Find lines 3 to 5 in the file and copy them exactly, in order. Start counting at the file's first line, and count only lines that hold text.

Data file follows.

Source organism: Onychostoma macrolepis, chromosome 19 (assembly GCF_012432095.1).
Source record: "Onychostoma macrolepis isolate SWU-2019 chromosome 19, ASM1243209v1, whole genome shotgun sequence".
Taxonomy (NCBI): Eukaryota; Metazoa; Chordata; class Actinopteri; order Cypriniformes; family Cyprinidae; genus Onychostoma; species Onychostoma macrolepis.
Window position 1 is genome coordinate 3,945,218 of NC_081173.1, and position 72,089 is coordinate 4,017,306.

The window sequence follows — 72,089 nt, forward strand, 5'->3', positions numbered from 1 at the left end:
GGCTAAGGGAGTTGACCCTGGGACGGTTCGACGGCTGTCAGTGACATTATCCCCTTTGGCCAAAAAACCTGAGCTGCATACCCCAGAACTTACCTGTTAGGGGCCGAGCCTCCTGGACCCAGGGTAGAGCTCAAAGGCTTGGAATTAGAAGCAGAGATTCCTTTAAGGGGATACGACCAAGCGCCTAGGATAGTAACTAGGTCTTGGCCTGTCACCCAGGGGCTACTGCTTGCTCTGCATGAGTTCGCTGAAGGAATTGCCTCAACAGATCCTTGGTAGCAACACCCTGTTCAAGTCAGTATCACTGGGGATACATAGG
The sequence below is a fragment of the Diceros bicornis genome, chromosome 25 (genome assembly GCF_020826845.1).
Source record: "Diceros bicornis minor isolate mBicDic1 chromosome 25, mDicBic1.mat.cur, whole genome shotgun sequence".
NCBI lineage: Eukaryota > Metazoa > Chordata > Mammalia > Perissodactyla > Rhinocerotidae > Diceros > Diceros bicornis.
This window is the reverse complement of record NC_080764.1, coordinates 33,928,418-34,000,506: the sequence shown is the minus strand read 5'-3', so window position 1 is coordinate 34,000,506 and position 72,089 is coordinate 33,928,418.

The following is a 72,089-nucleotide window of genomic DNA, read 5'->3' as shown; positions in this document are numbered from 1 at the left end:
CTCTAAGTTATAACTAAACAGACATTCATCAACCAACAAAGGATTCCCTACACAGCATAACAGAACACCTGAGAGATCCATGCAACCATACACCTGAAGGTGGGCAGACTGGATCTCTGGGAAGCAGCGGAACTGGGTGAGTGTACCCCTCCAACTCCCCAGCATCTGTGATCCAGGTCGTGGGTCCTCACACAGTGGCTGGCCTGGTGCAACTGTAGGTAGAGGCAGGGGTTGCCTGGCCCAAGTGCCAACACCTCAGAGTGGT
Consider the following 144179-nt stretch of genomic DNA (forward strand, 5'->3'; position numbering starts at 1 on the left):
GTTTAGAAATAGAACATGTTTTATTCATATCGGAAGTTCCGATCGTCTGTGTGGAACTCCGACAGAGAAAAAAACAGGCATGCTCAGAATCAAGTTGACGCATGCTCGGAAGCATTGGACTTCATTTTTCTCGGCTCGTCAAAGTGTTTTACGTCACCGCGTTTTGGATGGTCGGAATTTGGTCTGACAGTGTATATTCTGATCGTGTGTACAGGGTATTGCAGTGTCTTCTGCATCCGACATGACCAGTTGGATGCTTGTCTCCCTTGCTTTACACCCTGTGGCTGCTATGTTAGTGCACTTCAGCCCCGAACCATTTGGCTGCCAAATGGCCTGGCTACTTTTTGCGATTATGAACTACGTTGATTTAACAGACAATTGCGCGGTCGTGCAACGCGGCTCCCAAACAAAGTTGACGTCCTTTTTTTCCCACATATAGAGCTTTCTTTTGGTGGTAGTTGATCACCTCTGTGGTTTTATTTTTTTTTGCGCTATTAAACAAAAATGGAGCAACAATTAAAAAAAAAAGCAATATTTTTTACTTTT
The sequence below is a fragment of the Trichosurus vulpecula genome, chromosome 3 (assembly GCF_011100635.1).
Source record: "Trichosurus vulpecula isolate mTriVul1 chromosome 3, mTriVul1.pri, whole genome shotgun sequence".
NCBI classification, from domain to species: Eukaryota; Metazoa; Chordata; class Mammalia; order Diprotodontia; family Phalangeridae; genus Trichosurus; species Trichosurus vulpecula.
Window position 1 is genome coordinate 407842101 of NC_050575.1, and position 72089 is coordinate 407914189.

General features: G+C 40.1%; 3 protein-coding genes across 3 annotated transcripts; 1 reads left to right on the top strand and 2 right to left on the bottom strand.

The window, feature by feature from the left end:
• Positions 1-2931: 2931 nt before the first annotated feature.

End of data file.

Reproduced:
Taxonomy (NCBI): Eukaryota; Metazoa; Chordata; class Actinopteri; order Cypriniformes; family Cyprinidae; genus Onychostoma; species Onychostoma macrolepis.
Window position 1 is genome coordinate 3,945,218 of NC_081173.1, and position 72,089 is coordinate 4,017,306.

The window sequence follows — 72,089 nt, forward strand, 5'->3', positions numbered from 1 at the left end: